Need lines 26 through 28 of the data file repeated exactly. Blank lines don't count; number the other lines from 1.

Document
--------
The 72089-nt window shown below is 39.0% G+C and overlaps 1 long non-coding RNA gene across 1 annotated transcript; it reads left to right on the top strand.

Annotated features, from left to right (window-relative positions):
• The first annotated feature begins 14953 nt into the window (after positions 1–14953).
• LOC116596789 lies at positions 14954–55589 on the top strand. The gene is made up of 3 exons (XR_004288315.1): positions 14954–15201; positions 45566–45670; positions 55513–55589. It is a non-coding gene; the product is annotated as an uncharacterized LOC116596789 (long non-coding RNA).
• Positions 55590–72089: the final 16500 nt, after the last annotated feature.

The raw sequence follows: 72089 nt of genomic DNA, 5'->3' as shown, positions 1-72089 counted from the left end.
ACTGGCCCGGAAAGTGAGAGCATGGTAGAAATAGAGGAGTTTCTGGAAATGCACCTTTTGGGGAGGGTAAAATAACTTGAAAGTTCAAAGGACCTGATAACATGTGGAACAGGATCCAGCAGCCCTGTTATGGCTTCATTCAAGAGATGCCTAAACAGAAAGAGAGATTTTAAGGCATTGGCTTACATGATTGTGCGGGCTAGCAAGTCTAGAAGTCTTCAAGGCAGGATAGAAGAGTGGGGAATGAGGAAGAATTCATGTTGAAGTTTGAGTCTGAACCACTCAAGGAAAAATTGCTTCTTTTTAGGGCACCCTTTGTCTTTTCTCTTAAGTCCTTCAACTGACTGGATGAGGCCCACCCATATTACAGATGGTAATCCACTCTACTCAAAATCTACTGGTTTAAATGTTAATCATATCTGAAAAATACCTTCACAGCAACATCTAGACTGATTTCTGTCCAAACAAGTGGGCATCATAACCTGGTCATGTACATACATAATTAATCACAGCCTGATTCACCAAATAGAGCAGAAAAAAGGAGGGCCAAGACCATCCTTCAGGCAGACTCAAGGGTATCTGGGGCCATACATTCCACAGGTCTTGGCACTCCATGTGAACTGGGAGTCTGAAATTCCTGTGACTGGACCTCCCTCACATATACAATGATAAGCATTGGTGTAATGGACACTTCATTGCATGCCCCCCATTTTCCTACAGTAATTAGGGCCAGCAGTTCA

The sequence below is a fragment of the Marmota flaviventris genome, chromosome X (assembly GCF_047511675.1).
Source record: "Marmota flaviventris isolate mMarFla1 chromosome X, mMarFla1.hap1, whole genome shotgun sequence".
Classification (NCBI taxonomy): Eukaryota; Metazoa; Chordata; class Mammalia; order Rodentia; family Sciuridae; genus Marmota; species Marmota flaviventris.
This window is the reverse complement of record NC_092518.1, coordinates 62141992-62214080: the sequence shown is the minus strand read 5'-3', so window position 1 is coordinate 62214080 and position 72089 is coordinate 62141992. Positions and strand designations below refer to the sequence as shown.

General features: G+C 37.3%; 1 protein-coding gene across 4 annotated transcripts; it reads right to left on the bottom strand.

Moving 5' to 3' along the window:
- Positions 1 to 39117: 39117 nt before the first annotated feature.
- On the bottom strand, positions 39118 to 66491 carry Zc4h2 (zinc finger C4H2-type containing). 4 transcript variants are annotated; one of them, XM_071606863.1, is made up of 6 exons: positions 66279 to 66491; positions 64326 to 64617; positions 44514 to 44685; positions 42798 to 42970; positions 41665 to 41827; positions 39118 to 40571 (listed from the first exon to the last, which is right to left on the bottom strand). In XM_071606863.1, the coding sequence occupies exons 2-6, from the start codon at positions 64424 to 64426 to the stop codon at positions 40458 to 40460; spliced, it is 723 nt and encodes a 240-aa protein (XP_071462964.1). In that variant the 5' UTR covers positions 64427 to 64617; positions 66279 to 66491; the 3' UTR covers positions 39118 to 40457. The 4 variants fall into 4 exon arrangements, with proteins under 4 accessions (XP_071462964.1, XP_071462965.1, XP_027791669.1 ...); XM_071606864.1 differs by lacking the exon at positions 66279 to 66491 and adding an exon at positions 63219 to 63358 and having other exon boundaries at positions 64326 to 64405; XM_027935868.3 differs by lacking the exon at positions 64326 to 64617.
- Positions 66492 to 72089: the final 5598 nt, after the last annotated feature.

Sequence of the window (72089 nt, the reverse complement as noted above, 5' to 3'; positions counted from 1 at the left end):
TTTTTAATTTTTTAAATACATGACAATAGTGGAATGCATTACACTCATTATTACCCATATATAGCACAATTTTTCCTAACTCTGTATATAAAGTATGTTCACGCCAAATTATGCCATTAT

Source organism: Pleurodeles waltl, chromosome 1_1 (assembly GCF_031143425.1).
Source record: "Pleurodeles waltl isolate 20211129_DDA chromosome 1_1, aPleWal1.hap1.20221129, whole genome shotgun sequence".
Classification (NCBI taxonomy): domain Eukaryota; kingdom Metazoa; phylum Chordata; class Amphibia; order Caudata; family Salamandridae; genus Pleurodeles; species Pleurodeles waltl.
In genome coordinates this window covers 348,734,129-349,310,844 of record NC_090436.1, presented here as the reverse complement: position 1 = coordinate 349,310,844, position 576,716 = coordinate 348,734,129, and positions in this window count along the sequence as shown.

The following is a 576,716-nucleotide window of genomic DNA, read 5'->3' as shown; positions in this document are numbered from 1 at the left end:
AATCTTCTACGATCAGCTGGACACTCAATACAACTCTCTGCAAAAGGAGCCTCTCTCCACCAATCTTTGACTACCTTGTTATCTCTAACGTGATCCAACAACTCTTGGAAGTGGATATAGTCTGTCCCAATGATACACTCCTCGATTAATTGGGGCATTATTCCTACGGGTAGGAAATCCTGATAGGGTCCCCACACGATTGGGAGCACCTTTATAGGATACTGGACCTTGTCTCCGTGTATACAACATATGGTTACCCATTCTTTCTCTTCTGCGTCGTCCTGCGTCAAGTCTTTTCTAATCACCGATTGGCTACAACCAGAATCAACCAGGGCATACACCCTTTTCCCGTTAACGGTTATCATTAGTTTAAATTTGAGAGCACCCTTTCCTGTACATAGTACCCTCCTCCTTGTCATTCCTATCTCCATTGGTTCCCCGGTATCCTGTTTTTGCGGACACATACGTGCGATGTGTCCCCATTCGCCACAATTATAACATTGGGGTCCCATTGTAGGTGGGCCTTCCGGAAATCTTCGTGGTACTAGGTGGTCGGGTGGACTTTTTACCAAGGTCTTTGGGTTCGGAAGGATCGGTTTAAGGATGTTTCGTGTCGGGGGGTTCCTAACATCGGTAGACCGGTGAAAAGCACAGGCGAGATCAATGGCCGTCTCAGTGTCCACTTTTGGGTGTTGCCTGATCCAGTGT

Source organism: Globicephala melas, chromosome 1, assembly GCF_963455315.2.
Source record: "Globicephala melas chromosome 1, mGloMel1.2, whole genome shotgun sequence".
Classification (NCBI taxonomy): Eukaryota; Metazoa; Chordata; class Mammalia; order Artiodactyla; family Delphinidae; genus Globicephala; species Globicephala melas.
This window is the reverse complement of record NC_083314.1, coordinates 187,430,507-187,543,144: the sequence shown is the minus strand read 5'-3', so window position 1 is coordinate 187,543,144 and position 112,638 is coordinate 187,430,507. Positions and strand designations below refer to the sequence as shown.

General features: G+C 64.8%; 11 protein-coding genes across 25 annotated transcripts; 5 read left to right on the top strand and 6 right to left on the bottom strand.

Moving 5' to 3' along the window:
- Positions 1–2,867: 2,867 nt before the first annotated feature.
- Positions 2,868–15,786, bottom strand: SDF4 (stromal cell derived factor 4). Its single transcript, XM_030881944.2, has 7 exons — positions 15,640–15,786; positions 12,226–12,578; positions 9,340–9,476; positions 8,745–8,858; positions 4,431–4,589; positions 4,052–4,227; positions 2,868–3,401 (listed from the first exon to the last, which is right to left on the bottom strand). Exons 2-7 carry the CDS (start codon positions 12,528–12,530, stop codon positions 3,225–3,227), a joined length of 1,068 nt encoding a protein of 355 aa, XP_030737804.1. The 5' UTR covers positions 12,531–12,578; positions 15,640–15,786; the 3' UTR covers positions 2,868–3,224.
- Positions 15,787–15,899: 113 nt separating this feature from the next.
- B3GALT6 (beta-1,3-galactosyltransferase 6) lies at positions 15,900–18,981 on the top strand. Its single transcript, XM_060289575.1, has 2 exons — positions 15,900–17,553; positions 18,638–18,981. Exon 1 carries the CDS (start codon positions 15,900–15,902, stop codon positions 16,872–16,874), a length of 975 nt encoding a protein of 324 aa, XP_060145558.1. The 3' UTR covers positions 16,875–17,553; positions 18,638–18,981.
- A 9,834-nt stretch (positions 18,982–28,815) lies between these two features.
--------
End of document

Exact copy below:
Source record: "Globicephala melas chromosome 1, mGloMel1.2, whole genome shotgun sequence".
Classification (NCBI taxonomy): Eukaryota; Metazoa; Chordata; class Mammalia; order Artiodactyla; family Delphinidae; genus Globicephala; species Globicephala melas.
This window is the reverse complement of record NC_083314.1, coordinates 187,430,507-187,543,144: the sequence shown is the minus strand read 5'-3', so window position 1 is coordinate 187,543,144 and position 112,638 is coordinate 187,430,507. Positions and strand designations below refer to the sequence as shown.